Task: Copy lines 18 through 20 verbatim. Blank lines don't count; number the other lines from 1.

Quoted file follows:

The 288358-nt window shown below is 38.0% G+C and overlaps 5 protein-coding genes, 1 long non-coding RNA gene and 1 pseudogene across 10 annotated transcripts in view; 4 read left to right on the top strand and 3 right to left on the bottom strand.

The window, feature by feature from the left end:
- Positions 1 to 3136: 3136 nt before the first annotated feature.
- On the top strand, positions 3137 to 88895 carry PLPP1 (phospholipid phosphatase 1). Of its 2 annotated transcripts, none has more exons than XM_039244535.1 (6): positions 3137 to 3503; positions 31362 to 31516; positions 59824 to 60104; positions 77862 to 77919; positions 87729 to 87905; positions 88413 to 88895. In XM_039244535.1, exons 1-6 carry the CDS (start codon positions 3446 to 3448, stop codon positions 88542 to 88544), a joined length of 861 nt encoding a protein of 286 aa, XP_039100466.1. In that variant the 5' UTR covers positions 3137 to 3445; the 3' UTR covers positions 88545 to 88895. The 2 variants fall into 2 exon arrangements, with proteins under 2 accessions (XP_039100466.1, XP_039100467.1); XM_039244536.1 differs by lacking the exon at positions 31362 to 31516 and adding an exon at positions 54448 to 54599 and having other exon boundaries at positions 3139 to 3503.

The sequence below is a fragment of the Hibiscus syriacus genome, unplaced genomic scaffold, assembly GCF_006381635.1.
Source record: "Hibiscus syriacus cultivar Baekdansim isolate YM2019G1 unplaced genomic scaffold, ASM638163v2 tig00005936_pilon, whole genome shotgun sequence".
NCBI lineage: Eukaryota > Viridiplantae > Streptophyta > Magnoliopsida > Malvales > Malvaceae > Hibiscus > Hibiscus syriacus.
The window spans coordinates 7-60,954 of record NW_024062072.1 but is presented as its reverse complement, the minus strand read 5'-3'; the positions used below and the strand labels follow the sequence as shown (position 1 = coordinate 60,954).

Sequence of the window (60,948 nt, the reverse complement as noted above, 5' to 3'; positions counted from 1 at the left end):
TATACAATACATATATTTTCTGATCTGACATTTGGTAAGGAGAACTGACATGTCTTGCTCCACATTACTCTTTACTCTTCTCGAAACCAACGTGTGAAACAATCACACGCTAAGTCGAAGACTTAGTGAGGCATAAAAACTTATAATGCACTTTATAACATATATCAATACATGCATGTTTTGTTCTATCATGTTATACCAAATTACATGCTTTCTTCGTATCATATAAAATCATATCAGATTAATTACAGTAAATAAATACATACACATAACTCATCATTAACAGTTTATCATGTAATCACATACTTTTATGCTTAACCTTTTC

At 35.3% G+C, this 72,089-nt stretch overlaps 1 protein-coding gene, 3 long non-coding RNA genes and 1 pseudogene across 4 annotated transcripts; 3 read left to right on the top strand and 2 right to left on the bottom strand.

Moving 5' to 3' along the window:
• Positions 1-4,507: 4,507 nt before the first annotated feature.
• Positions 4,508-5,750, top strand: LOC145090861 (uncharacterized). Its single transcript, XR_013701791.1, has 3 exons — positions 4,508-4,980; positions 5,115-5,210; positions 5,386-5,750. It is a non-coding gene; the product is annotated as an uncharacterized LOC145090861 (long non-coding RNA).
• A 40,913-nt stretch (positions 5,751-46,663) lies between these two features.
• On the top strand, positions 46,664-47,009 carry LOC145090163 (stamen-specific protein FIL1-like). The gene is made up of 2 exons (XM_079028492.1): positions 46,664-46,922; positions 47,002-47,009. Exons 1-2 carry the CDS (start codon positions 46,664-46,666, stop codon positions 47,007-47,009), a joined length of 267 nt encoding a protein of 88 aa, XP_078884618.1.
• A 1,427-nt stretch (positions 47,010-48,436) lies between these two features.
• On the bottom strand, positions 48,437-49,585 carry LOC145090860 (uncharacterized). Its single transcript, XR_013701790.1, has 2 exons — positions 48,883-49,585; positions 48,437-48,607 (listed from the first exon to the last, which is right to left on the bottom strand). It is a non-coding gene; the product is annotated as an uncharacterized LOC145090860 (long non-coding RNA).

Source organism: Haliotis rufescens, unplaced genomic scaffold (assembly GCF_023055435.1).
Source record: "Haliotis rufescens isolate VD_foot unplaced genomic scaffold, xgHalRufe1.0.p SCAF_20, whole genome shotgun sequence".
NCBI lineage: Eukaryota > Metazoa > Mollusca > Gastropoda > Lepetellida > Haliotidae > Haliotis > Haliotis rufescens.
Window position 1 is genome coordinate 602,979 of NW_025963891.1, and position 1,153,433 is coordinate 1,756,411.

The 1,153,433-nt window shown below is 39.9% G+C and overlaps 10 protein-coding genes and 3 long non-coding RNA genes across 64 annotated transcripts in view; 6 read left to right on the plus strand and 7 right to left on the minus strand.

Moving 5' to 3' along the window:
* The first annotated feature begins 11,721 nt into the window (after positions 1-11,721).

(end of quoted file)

• On the bottom strand, positions 48,437-49,585 carry LOC145090860 (uncharacterized). Its single transcript, XR_013701790.1, has 2 exons — positions 48,883-49,585; positions 48,437-48,607 (listed from the first exon to the last, which is right to left on the bottom strand). It is a non-coding gene; the product is annotated as an uncharacterized LOC145090860 (long non-coding RNA).

Source organism: Haliotis rufescens, unplaced genomic scaffold (assembly GCF_023055435.1).
Source record: "Haliotis rufescens isolate VD_foot unplaced genomic scaffold, xgHalRufe1.0.p SCAF_20, whole genome shotgun sequence".